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Where to Eat Now 

Wednesday, Aug 16 2006
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Downtown Los Angeles?Highland Park

 LA99  Kagaya. Shabu shabu is pretty basic: a slice of prime meat swished through bubbling broth for a second or two, just until the pink becomes frosted with white. If you’ve done it right — and if the quality of the ingredients is as high as it is at Little Tokyo’s superb (and expensive) Kagaya — the texture is extraordinary, almost liquid, and the concentrated, sourish flavor of really good beef becomes vivid. 418 E. Second St., downtown, (213) 617-1016. Mon.–Sat. 6–10:30 p.m., Sun. 6–10 p.m. Wine, beer, sake. Lot parking. DC, MC, V. Japanese. JG $$

El Parian. El Parian’s sweet, mild goat meat has crispy parts and stewy parts, just like carnitas. It clings to the tiny goat ribs, which you suck, then spit back into the bowl. The broth, basically amplified pan drippings, is rich essence of goat and the single best Mexican dish I’ve eaten in Los Angeles — it is the soul of Guadalajara. There’s a thicket of cilantro to flavor the broth, a heap of chopped onion, limes to squeeze and a fat radish to sweeten your breath. The thick tortillas are warm and smell of fresh corn. The beer is very cold. Birria is supposed to be somewhat aphrodisiac — and a palliative for hangovers too, which is a special bonus on a Sunday morning. 1528 W. Pico Blvd., downtown, (213) 386-7361. Open daily for breakfast, lunch and dinner. Beer. Cash only. Mexican. JG ¢b

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Silver Lake/Los Feliz/Echo Park

 LA99  Gingergrass. Gingergrass, a sleek Vietnamese bistro in Silver Lake, is probably the polar opposite of a place like Golden Deli, citified where the San Gabriel noodle shop is rustic, timid where the food at the other roars with flavor. There is pho, but it’s not really the point here. And the spicy fish steamed in banana leaves, the shrimp in fishy Vietnamese caramel sauce and the lemongrass chicken tend to be sluiced down with basil-spiked limeade instead of, say, salty lemonade or tepid tea. But the chef, Mako Antonishek, tends to cook in a way not unfriendly to wine (the restaurant has a symbiotic relationship with Silverlake Wine Merchants across the street), and her multicourse Mako Monday blowout dinners are already legendary in the neighborhood. 2396 Glendale Blvd., Silver Lake, (323) 644-1600. Sun.–Thurs. 11:30 a.m.–3 p.m. & 5–10 p.m., Fri.–Sat. 11:30 a.m.–3 p.m. & 5–10:30 p.m. No alcohol. Takeout. Lot parking. AE, D, MC, V. Vietnamese. JG $b[

Rambutan Thai. Rambutan is hip enough for designers and artists, romantic enough for dates, and authentic and passionate enough in its cooking for ethnic-food lovers. Many Thai restaurants cater to timid American palates, playing down the chile heat, eschewing the fish sauce, and sweetening dishes. But the Rambutan kitchen refreshingly and correctly assumes that its hip Silver Lake clientele has the sophistication and ability to appreciate the full Thai flavors. But more timid eaters will find plenty of accessible, Americanized crossover hits on the menu’s “from the grill” section. And there’s a lengthy list of “Thai tapas” that should not be ignored. 2835 Sunset Blvd., Silver Lake, (213) 273-8424. Lunch and dinner Mon.–Fri. 11:30 a.m.–11 p.m., dinner Sat. 5p.m.–mid., Sun. 5–11 p.m. Beer, wine and sake. Lot parking. AE, MC, V. Thai. MH $ [?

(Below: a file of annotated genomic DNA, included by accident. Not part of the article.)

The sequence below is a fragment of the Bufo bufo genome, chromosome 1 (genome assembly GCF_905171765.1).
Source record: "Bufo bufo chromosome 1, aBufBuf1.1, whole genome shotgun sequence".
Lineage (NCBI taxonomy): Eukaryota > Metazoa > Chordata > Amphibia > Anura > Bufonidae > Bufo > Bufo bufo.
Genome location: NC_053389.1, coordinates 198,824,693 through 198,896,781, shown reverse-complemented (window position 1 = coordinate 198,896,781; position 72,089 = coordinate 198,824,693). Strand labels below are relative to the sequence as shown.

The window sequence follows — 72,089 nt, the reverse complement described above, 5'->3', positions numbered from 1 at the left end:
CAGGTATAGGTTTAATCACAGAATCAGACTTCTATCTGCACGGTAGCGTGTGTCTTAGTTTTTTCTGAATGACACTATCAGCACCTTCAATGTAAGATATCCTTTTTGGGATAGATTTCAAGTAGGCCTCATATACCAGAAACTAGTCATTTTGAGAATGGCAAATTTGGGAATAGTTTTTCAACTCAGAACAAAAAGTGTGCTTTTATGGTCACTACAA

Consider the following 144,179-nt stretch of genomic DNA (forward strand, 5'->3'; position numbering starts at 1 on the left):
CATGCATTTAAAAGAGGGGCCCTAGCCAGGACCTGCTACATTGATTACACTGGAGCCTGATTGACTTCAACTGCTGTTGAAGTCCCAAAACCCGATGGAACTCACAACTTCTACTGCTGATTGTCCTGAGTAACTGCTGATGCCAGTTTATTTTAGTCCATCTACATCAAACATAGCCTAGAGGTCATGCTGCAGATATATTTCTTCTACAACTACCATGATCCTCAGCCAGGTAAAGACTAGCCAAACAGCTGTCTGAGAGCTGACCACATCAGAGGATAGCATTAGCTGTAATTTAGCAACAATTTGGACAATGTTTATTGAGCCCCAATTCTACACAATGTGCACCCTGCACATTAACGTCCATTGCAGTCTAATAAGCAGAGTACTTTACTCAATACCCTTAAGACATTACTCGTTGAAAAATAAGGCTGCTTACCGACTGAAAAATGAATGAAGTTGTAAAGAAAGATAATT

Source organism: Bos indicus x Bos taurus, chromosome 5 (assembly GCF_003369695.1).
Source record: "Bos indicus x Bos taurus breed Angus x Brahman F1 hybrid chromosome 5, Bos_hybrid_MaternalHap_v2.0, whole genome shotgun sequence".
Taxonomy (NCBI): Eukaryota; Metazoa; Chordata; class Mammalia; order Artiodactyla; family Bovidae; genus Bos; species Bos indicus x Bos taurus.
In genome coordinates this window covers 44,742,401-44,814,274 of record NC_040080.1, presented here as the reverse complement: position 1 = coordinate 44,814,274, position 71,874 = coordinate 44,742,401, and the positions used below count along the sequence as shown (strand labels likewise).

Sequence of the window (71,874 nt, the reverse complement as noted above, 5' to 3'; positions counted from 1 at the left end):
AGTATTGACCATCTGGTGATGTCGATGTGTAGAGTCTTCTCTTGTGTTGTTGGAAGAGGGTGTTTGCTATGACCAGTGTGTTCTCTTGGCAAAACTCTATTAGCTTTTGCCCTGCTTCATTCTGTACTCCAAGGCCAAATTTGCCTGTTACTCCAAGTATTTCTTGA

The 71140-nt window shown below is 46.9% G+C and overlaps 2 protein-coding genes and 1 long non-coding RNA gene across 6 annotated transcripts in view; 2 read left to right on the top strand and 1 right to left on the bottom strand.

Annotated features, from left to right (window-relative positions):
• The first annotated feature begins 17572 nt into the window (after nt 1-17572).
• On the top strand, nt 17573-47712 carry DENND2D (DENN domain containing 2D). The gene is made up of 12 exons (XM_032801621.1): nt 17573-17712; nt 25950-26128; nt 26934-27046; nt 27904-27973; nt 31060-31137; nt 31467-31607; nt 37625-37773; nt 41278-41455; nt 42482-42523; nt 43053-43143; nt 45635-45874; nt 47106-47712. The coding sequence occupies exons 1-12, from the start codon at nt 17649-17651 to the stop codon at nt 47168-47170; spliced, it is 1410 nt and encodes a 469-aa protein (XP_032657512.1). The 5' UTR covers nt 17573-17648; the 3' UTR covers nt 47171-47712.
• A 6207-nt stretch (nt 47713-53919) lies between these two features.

Hollywood/Melrose/La Brea/Fairfax

Lickety Split. This frozen-custard parlor in the courtyard of the old Egyptian Theater is the perfect place to stop by after a showing at the Cinematheque. The product, scooped up and plopped onto a cone rather than squirted out of a machine, has the smooth, effortlessly melting texture of the frozen custard from the famous stands in Wisconsin and Missouri, although it also has a persistent, salty kick that starts as a back note, tempering the sweetness, but becomes perhaps too dominant by the bottom half of a serving. 6708 Hollywood Blvd., Hollywood, (323) 466-5425. Mon.–Thurs. 10 a.m.–10 p.m., Fri.–Sat. 10 a.m.–mid., Sun. 10 a.m–9 p.m. Meter parking. AE, MC, V. American. JG ¢b

Ulysses Voyage. Mama Voula, who commands a kitchen as if she were commanding a nuclear submarine, is an overwhelming presence in two family-owned Greek restaurants, Mama Voula’s and Ulysses Voyage (which is considerably fancier). The two have a strong, symbiotic relationship, with the sharp funk of garlic and charring meat, the flowing streams of cold Santorini wine, menus almost exactly alike give or take a few seafood specials, and a killer gyro that combines the virtues of extreme lambiness with a delicate, carbonized crunchiness. 6333 W. Third St., Los Angeles, (323) 939-9728. Mon.–Thurs. 11 a.m.–10 p.m., Fri.–Sat. 11 a.m.–11 p.m., Sun. 9 a.m.–10 p.m. Full bar. Validated parking in Farmers Market lot. AE, MC, V. Greek. JG $/$$b[

Mid-Wilshire/Koreatown?Central Los Angeles

Chosun Galbi. For decades, Woo Lae Oak on Western was the favorite Korean restaurant of people who didn’t like Korean food all that much, a fancy place where they could convince themselves that galbi wasn’t too different from an ordinary steak dinner. Now that the Koreatown Woo Lae Oak is on hiatus, the conservative Koreatown choice is probably Chosun Galbi, a pleasant restaurant with the patio-side glamour of a Beverly Hills garden party: granite tables, gorgeous waitresses, and expensive, well-marbled meat that glows as pinkly as a Tintoretto cherub. Don’t miss the chewy cold buckwheat noodles with marinated stingray. And make sure to throw some shrimp on the barbie, too — the pricey little beasties crisp up like a dream. 3330 W. Olympic Blvd., Los Angeles, (323) 734-3330. Open seven days for lunch and dinner 11:30 a.m–10:30 p.m. Full bar. MC, V, AE. Valet parking. JG $Â?

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